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Radu Lăcătușu, Anca-Rovena Lăcătușu, Romeo Căpățână, Mihaela Lungu, Rodica Lazăr and Irina Ramona Moraru

Abstract

Aiming to increase the use of natural resources and unexplored opportunities in industrial and agricultural practices, the marine algae biomass, that causes serious environmental problems in the Romanian Black Sea coast, was used in association with another two organic wastes, farmyard manure from cattle-breeding farms and sewage sludge resulted from the waste water treatment, to produce a compost suitable as organic fertilizer for plant cultivation in ecologic farming systems. Four variants of compost, first representing equal parts (33.33%) of those three components, and the other three proportions of 50% of each component, the difference being ensured in a ratio of 25% of each of the other two components, have been tested in a field experiment to assess their effects, both on the agro-chemical properties of the soil and on the sunflower plants development and crops. Until the phase of sunflower calathidia formation, the compost containing 50% farmyard manure influenced the best plant development in terms of height and number of leaves, then, at the end of vegetation period, the best plant development took place under the influence of compost prevalent in marine algae. The mobile forms of N and P were statistically differentiated depending on the dose of compost, the maximum dose generating the lowest content levels in the soil, as a result of higher absorption of these chemical elements in plants. The content of P and Ca in sunflower leaves recorded significant differences.

Open access

Monica Dumitrașcu, Mihaela Lungu, Sorin Liviu Ștefănescu, Victoria Mocanu, Gabi Mirela Matei and Rodica Lazăr

Abstract

As low-input environmentally friendly agricultural practices are currently associated with the delivery of a wide range of public goods and socioeconomic benefits, the strategy of European Union in mitigating climate change effects, protecting environment and ensuring public health has, among others, focused around preserving the High Natural Value (HNV) areas. About a quarter of the land in Romania is potentially covered by HNV farming and eligible for associated support payments, mostly along the chain of the Carpathian Mountains. Since soil systematic data on HNV area are scarce, recent research developments currently undertake to build up a first national HNV soil data base.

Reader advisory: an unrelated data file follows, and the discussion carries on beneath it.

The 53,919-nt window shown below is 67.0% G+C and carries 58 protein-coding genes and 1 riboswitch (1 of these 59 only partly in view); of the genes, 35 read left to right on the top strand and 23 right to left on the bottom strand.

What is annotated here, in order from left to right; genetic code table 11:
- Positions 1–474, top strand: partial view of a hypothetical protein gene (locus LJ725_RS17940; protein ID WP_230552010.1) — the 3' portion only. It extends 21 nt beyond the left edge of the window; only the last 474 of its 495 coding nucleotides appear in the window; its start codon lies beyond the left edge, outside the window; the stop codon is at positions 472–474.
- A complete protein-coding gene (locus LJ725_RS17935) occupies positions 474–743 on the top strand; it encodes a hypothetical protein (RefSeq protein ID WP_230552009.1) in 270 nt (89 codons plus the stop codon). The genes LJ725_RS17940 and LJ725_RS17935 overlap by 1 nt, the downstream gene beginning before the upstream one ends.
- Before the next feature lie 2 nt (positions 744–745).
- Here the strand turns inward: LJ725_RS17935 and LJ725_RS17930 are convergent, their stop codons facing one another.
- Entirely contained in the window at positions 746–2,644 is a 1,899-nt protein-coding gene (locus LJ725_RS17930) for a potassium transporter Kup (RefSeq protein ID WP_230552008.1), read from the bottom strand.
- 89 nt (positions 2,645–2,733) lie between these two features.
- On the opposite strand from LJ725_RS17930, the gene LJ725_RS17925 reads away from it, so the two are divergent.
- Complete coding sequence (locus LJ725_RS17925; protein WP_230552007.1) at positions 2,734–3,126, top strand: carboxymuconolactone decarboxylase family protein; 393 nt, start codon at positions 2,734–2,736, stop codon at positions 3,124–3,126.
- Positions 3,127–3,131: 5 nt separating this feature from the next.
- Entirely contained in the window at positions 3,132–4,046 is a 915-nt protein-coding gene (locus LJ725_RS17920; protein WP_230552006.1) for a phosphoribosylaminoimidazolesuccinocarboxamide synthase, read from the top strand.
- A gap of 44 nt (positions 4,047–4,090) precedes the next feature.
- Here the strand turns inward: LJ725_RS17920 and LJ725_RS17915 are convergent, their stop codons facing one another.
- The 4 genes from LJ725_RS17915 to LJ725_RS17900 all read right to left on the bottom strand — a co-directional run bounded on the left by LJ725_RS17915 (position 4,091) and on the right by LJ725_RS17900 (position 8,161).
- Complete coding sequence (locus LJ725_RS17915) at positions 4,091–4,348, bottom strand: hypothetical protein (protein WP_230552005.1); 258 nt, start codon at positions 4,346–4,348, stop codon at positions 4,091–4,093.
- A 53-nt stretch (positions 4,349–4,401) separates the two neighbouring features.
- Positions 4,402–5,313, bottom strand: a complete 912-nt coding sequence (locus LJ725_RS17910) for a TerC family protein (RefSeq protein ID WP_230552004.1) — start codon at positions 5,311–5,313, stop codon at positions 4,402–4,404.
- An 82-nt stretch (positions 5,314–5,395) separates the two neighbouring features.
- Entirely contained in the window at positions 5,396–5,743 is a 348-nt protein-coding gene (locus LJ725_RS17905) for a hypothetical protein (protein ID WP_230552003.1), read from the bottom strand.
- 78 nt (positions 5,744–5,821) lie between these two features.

Soil fertility state in a HNV payment eligible area of south-eastern Transylvania was studied in seven in-depth dug profiles and seven additional shallow dug profiles. Soil samples were taken by genetic horizons as well as agrochemical samples from the upper soil layers (0-20 cm). Physical, chemical, and microbiological analyses revealed that the studied soils have a medium clayey loamy texture, good fertility and are subject to an adequate HNV management in the area, as the analytical values mostly range in favorable intervals for plant growth and nutrition. Thus, soil reaction is moderately acid up to slightly alkaline in the presence of carbonates, the soil organic matter, generally well mineralized, reaches fair levels and the high and very high cation exchange capacity ensure good conditions for plants growth and nutrition whilst nitrogen and potassium supply is adequate. Phosphorus is the only element in short supply – a situation often encountered in Romania unfertilized soils. Soil bulk density and total porosity are also favorable for root growth and spreading and plant nutrition. Microorganisms’ activity is diverse and is also adequate for plant nutrition.